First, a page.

Natural Resource Values Should Benefit Citizens, Not Corrupt Government & Corporations
IMF Report Observes Worsening Plight Of Nigerians
This article appeared originally in The Guardian of Lagos, Nigeria.
Widespread poverty and squarlor in Nigeria amid increasing revenue from oil has tken the centre stage of a report by the International Monetary Fund (IMF).
The report states that the country would be better off if the leaders had distributed its mineral wealth directly to the people rather than continue with a system which has seen poverty double in the last 20 years.
Reuters reports that the working paper, which does not represent official IMF policy but is aimed at stimulating debate, said that each Nigerian adult would be better off by $760 (about N91,200), the country's economy could be rejuvenated, and debt relief would be possible as opportunities for corruption were reduced.
"We propose a solution for addressing this resource curse which involves distributing the oil revenues to the public," Columbia University economics professor Xavier Sala-i-Martin and IMF research department advisor Arvind Subramanian stated .
"Even with all the difficulties that will no doubt plague its actual implementation, our proposal will, at least, be vastly superior to the status quo," they wrote.
Between 1970 and 2000, the number of Nigerians living in poverty -- less than a dollar a day -- has risen to 70 per cent from 36 per cent, and per capita Gross Domestic Product (GDP) has fallen to $1,084 from $1,113 in purchasing power parity terms.
At the same time, oil revenues have boomed. Since 1965, oil has generated about $350 billion for the country of 120 million people.
The authors calculate that under their proposals to share revenues equally among the population, each household would get about with $140, which would amount to $425 in purchasing power parity terms, or roughly $760 per adult.
With the full exploitation of natural gas, this would rise to $750 per household in purchasing power parity terms or $1,330 per adult.
The resultant changes, and the lack of opportunities for misuse of funds by government officials and corporations, could also open the path to debt relief from creditors who are reluctant to see their money frittered away by corruption. This could generate a further $100 per person.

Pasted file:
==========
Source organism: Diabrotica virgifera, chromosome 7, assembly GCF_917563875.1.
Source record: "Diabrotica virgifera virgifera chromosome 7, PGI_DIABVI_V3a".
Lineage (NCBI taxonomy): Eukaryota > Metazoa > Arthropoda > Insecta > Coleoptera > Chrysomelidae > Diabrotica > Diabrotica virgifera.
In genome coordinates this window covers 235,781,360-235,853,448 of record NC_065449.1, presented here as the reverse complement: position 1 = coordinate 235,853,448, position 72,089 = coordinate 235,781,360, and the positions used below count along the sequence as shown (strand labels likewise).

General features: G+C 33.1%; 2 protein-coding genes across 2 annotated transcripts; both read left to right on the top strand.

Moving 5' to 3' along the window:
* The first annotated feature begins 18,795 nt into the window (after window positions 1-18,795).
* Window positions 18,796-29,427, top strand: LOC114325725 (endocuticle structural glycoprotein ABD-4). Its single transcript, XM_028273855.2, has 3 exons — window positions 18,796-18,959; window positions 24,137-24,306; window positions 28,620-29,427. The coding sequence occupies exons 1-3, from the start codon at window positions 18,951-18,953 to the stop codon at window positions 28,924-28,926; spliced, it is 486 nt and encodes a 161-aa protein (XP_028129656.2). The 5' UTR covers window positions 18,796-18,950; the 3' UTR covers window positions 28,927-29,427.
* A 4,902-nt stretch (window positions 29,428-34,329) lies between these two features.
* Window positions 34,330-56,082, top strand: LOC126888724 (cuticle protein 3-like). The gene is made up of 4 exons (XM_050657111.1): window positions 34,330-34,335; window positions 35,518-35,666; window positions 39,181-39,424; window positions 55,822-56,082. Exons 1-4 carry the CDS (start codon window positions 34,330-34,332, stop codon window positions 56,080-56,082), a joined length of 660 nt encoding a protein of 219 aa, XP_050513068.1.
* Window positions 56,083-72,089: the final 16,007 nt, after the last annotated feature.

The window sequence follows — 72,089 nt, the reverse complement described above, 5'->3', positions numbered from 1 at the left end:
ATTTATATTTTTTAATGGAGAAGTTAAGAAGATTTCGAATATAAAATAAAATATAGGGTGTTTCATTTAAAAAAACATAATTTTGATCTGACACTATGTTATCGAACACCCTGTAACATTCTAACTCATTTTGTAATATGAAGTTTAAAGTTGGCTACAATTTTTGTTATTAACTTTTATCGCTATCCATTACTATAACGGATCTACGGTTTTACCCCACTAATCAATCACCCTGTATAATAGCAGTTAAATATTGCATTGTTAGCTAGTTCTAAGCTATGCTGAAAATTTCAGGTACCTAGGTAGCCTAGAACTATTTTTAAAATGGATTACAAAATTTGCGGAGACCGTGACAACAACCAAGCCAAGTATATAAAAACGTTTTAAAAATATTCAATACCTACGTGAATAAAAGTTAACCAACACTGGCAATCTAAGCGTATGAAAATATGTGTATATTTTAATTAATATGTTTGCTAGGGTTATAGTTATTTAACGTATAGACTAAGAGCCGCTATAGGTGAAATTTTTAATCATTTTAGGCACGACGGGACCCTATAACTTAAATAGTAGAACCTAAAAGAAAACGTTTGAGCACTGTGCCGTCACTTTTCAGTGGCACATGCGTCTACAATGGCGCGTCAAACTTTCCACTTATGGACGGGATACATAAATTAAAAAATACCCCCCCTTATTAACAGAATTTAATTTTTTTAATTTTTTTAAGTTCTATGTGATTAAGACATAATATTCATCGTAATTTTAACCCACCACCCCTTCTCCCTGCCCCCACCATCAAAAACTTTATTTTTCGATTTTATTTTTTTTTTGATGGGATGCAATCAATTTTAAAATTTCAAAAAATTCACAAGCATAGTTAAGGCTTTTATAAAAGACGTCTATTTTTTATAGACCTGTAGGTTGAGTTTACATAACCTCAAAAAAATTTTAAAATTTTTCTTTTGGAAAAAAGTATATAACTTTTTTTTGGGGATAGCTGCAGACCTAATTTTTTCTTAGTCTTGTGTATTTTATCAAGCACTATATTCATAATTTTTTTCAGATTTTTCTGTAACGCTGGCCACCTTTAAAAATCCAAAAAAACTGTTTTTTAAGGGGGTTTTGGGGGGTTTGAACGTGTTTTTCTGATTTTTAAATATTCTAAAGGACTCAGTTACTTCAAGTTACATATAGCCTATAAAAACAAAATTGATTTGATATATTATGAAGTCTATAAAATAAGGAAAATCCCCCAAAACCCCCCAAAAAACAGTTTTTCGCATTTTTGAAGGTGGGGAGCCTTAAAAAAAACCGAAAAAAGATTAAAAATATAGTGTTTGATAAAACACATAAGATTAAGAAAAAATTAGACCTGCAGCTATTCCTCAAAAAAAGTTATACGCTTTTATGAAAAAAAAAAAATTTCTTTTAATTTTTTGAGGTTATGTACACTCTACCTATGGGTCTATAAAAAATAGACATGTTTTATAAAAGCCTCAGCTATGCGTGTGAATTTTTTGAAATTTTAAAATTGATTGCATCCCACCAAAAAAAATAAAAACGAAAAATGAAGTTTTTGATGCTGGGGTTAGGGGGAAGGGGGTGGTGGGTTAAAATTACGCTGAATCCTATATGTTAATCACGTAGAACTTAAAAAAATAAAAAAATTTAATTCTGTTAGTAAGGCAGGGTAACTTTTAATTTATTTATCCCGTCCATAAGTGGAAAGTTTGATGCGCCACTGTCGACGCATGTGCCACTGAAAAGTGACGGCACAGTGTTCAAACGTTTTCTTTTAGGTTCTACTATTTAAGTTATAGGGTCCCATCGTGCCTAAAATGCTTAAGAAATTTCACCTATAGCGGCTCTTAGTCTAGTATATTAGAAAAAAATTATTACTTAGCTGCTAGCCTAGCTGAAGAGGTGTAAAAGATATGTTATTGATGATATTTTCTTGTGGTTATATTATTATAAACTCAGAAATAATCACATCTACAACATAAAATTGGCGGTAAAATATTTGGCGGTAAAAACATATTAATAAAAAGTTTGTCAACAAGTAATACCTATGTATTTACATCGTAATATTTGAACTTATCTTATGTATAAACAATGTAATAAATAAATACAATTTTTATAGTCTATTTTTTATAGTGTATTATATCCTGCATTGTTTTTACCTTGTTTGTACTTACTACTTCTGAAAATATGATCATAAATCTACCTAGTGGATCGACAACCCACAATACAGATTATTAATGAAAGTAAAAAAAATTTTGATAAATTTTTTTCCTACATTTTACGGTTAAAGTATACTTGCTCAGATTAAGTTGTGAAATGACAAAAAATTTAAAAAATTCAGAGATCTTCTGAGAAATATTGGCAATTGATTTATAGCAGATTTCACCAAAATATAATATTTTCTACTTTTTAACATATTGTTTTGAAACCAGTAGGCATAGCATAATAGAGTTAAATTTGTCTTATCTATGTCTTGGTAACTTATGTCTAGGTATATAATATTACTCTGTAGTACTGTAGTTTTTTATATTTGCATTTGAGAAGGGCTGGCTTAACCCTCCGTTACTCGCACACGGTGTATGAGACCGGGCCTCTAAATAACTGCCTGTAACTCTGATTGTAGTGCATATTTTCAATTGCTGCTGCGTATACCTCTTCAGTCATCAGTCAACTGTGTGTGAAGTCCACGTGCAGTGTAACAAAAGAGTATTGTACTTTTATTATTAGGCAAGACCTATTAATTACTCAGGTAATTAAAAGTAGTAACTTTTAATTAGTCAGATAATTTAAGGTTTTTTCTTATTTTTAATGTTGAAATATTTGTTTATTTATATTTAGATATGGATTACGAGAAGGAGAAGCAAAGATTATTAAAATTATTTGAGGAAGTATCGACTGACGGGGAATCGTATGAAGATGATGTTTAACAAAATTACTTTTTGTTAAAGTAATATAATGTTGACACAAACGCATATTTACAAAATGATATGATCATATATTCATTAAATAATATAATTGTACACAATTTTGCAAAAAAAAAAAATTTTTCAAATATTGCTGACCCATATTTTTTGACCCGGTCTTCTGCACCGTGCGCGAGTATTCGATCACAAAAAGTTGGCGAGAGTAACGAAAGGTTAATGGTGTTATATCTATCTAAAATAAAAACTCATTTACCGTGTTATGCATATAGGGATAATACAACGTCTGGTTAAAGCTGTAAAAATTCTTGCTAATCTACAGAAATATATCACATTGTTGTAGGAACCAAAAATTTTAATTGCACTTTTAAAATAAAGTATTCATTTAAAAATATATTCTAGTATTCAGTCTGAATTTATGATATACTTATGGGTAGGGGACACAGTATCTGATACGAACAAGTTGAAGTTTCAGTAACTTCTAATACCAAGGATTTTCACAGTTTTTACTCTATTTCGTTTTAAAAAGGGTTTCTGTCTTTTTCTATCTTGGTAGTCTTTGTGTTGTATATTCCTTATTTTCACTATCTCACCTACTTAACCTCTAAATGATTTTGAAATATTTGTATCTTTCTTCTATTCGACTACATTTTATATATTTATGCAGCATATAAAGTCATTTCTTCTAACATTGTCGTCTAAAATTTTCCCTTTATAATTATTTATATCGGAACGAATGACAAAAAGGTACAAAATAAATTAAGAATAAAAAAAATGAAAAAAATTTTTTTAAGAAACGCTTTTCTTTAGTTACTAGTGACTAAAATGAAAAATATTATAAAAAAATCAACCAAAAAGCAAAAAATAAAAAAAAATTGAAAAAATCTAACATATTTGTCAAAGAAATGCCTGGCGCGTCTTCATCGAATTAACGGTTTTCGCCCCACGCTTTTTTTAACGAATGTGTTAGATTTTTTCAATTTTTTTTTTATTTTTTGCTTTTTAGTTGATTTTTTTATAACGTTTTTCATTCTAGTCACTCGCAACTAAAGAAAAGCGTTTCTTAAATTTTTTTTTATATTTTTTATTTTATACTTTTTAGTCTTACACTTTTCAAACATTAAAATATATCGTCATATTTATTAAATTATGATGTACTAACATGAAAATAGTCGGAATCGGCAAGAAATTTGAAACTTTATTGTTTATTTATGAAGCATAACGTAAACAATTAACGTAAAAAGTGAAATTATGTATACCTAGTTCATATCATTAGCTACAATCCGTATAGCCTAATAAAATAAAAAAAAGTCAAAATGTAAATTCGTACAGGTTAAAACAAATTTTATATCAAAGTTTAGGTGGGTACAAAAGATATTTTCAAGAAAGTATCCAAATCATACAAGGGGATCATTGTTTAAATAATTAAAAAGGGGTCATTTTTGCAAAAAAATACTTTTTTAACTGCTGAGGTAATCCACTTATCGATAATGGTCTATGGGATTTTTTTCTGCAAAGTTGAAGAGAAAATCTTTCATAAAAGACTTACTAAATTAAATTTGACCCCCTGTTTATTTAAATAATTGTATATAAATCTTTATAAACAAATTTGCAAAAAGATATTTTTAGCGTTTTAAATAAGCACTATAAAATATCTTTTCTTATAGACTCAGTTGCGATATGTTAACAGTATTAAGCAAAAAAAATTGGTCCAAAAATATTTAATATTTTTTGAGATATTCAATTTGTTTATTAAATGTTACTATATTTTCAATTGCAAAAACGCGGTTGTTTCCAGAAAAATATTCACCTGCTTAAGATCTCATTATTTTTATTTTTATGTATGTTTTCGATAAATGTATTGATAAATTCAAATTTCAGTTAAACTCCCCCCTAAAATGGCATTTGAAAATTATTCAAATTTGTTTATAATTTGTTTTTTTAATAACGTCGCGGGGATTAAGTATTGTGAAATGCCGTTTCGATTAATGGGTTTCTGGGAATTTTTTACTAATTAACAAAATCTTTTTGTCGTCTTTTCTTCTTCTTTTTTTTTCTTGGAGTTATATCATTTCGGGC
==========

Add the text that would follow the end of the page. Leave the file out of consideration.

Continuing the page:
Oil has been blamed for the ills of many developing nations, including corruption, exposing the budget to price volatility and a tendency to an overvalued currency which destroys domestic industry. Nigeria provides some of the most egregious examples of rent-seeking and corruption, and the use of oil wealth by government officials has produced little for the country, the authors remarked.
"Worse, however, it could actually have contributed to a decline in the standard of living," the report said. They cited wasteful projects funded by oil such as the multi-billion dollar Ajaokuta steel project, in theory Africa's largest plant, which has not produced a single ton of steel..Overvaluation of the naira currency has caused the collapse of Nigeria's agriculture, especially the export sector.
To stand any chance of developing, oil revenues need to be taken out of the hands of government so that the state starts to function more like an economy with no oil -- this would undermine "the corroding process engendered by rents".
"These resources should be distributed directly to the Nigerian citizens, ultimately their true and legitimate owners. This would replicate or simulate a situation in which the government has no easy access to natural resource revenue, just as governments in countries without natural resources," the report said.
The Nigerian authorities would then be left with no direct oil revenues, which were forecast in November to provide two thirds of federally collected revenues for 2003.That would leave the authorities to collect taxes, which are much more difficult to steal and mismanage, and for which in a democracy they could more readily be held accountable.
The authors however noted that the likely future commercial exploitation of Nigeria's natural gas reserves was likely to lead to more of the same corruption which had tarnished almost 30 years of oil development. "Sadly, we feel that natural gas may only aggravate and prolong the 'curse'," they said
An introduction to the report "Addressing the Natural Resource Curse: An Illustration from Nigeria" and a link to the full report in PDF format can be found here.
Find out about Alaska's successful system of getting natural resource values into the hands of the citizens, described in this prize-winning essay by Alanna Hartzok
Also see the Niger Delta Fund Initiative
Nigeria's plight, unfortunately, is far from unique. For more on the paradox of "poverty amid plenty," see the Henry George Institute
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